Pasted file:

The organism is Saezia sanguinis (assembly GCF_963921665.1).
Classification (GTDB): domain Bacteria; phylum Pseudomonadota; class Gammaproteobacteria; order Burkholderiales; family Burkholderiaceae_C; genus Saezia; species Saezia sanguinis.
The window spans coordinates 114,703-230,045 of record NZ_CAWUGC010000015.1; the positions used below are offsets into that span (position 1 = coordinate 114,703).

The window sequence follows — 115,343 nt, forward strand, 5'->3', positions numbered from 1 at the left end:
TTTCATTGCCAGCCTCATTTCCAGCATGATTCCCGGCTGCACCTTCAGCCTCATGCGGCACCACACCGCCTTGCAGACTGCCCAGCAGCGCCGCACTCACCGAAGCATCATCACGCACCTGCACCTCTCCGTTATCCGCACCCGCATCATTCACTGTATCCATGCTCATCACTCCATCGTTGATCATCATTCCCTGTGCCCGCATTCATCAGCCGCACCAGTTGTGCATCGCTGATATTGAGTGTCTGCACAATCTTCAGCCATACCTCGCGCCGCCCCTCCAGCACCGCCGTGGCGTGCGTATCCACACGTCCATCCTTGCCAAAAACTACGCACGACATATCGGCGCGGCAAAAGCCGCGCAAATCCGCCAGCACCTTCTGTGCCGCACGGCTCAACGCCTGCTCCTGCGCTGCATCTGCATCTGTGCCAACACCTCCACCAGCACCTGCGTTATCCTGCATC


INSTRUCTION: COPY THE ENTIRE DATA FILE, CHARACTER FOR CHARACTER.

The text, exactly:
The organism is Saezia sanguinis (assembly GCF_963921665.1).
Classification (GTDB): domain Bacteria; phylum Pseudomonadota; class Gammaproteobacteria; order Burkholderiales; family Burkholderiaceae_C; genus Saezia; species Saezia sanguinis.
The window spans coordinates 114,703-230,045 of record NZ_CAWUGC010000015.1; the positions used below are offsets into that span (position 1 = coordinate 114,703).

The window sequence follows — 115,343 nt, forward strand, 5'->3', positions numbered from 1 at the left end:
TTTCATTGCCAGCCTCATTTCCAGCATGATTCCCGGCTGCACCTTCAGCCTCATGCGGCACCACACCGCCTTGCAGACTGCCCAGCAGCGCCGCACTCACCGAAGCATCATCACGCACCTGCACCTCTCCGTTATCCGCACCCGCATCATTCACTGTATCCATGCTCATCACTCCATCGTTGATCATCATTCCCTGTGCCCGCATTCATCAGCCGCACCAGTTGTGCATCGCTGATATTGAGTGTCTGCACAATCTTCAGCCATACCTCGCGCCGCCCCTCCAGCACCGCCGTGGCGTGCGTATCCACACGTCCATCCTTGCCAAAAACTACGCACGACATATCGGCGCGGCAAAAGCCGCGCAAATCCGCCAGCACCTTCTGTGCCGCACGGCTCAACGCCTGCTCCTGCGCTGCATCTGCATCTGTGCCAACACCTCCACCAGCACCTGCGTTATCCTGCATC